The Goldsmiths Prize
fiction at its most novel
The Goldsmiths Prize was established in 2013 to celebrate the qualities of creative daring associated with the College and to reward fiction that breaks the mould or extends the possibilities of the novel form. The annual prize of £10,000 is awarded to a book that is deemed genuinely novel and which embodies the spirit of invention that characterizes the genre at its best.
2022 winner: Diego Garcia by Natasha Soobramanien and Luke Williams
Tim Parnell (Chair of Judges):
“By turns, funny, moving, and angry, Diego Garcia is as compelling to read as it is intricately wrought. For Natasha Soobramanien and Luke Williams collaboration is both method and politics.
"Against the dogmatism of the single-voiced fiction that informed the British government’s expulsion of the Chagossian people from their homeland, they respond not only with rigorous critique, but also with an understanding of the relationship between voice and power which shapes the very form of Diego Garcia. A marvellous book which extends the scope of the novel form.”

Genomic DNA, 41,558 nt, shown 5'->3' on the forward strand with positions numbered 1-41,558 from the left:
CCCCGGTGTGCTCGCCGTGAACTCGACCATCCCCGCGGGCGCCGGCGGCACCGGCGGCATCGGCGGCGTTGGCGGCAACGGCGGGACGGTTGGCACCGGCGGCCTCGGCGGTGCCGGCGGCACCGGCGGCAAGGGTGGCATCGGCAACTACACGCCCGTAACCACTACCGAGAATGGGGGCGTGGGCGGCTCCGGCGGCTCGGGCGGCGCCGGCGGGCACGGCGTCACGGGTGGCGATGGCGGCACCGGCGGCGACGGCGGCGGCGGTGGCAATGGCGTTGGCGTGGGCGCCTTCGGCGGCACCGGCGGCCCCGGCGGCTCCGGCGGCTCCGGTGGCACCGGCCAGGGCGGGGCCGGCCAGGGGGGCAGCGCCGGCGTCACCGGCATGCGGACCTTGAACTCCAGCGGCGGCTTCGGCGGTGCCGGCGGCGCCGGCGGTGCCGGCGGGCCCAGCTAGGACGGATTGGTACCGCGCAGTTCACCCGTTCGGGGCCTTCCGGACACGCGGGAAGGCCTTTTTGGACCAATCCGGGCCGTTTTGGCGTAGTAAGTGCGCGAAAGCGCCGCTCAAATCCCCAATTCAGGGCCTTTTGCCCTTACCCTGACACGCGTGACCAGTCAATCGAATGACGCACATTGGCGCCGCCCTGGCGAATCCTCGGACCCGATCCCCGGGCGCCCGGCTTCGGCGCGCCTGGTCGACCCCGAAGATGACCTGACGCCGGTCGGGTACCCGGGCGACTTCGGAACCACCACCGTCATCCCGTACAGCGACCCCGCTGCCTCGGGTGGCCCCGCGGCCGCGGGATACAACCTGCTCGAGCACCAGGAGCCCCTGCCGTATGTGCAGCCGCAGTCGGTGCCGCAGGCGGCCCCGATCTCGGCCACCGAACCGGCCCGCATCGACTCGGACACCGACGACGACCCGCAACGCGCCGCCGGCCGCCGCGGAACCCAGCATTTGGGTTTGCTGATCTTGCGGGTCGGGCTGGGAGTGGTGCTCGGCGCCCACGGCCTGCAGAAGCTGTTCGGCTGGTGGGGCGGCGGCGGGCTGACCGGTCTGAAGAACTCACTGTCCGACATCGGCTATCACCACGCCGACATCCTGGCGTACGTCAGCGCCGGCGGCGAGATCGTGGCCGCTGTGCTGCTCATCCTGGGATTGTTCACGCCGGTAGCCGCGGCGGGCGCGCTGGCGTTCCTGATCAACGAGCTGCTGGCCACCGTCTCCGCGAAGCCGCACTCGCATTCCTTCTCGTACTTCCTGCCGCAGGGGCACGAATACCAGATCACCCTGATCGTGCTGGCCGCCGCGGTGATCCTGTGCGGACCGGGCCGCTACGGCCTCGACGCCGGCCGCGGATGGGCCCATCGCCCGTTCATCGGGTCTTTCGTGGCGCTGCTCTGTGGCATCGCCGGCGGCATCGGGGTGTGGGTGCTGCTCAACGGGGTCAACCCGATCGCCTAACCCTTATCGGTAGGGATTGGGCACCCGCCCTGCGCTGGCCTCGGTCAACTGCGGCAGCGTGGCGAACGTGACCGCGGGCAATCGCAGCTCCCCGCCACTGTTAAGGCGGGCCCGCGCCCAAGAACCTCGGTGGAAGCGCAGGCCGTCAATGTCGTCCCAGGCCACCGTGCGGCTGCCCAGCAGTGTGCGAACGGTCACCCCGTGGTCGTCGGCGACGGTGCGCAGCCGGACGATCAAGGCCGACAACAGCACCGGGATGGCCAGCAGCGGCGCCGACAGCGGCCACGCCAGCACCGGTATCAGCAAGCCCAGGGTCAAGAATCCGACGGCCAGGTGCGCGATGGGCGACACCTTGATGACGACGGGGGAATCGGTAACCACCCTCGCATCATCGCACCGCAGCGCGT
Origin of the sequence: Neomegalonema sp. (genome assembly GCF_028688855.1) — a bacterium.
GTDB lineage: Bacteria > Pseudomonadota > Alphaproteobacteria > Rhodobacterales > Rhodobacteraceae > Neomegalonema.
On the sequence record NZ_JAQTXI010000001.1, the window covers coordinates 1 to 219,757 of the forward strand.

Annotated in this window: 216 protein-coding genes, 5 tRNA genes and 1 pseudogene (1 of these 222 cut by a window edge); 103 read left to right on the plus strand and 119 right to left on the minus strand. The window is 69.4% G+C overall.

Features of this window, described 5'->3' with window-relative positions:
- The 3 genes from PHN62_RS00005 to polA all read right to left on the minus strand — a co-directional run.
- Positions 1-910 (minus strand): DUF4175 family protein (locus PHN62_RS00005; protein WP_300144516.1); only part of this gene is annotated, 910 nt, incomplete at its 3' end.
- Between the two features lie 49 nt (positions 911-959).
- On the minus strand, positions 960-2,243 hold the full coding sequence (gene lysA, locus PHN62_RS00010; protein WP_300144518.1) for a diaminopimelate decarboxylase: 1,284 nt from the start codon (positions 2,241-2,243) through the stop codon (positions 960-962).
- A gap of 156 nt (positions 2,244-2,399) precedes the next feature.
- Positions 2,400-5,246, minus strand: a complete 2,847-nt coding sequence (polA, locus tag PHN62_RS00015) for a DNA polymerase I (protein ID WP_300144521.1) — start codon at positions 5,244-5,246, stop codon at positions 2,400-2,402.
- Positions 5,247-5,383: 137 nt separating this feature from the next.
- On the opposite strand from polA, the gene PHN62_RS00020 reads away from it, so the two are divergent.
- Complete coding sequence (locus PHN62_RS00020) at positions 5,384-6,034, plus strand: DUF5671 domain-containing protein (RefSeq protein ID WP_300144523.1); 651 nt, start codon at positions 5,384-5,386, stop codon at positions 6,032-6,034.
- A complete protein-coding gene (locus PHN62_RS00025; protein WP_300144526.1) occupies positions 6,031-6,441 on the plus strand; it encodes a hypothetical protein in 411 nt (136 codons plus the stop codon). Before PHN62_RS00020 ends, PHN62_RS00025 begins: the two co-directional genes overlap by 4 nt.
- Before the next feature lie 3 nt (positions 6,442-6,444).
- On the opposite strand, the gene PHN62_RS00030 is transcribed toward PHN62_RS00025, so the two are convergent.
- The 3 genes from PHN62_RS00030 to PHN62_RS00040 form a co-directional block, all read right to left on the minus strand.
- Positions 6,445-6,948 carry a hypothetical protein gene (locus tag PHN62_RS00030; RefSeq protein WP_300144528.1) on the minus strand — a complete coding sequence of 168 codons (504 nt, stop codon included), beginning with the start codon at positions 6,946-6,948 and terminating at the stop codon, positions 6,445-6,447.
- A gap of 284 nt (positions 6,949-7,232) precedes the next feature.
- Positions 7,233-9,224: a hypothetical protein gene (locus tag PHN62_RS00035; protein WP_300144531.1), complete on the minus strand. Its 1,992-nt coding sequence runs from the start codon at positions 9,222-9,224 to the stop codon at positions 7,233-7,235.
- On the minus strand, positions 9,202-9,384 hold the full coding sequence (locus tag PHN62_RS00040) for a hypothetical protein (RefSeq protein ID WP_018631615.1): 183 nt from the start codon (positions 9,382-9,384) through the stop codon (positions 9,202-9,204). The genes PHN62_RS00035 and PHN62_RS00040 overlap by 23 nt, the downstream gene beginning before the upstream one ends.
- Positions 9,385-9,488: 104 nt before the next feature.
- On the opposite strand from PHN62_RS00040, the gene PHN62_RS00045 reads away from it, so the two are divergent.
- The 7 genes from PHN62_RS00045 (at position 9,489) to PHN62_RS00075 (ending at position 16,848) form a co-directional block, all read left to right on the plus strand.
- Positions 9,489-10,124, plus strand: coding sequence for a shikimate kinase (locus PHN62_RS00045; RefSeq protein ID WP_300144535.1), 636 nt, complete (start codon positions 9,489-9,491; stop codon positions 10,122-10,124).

Ali Smith (Judge):
“An extraordinary achievement, this single novel composed by two writers is both a paean to connectivity and a profound study of the tragedy of human disconnect. At its core is an excoriation of a set of specific colonial foulnesses and injustices: the forced depopulation of the Chagos Islands and their expedient use by the UK and the US as a military base and bargaining chip.
"At its heart is an experiment with form that asks what fiction is, what art is for, and how, against the odds, to make visible, questionable and communal the structures, personal and political, of contemporary society, philosophy, lived history."
About the Shortlist
When we launched the Goldsmiths Prize in 2013, we did so with excitement and optimism. Perhaps, too, there were some small glimmers of doubt. Would there be enough novels in a literary culture often damned for its conservatism to merit our focus on fiction which breaks the mould? Would such novels necessarily hark back to the monuments of twentieth-century ‘experimental’ fiction and thus run the risk of being conventionally unconventional? And what would readers make of fiction typically characterised as difficult or esoteric?
Our nominees and winners to date have comprehensively allayed any such doubts, and this our tenth shortlist further speaks to a vibrant place in the literary culture of the British Isles in which urgent contemporary concerns are addressed in daringly creative novels unfettered by conventions new or old. For the reader, each of these distinctive books will provoke thought and bring the pleasure of surprise.
Dr Tim Parnell, Chair of Judges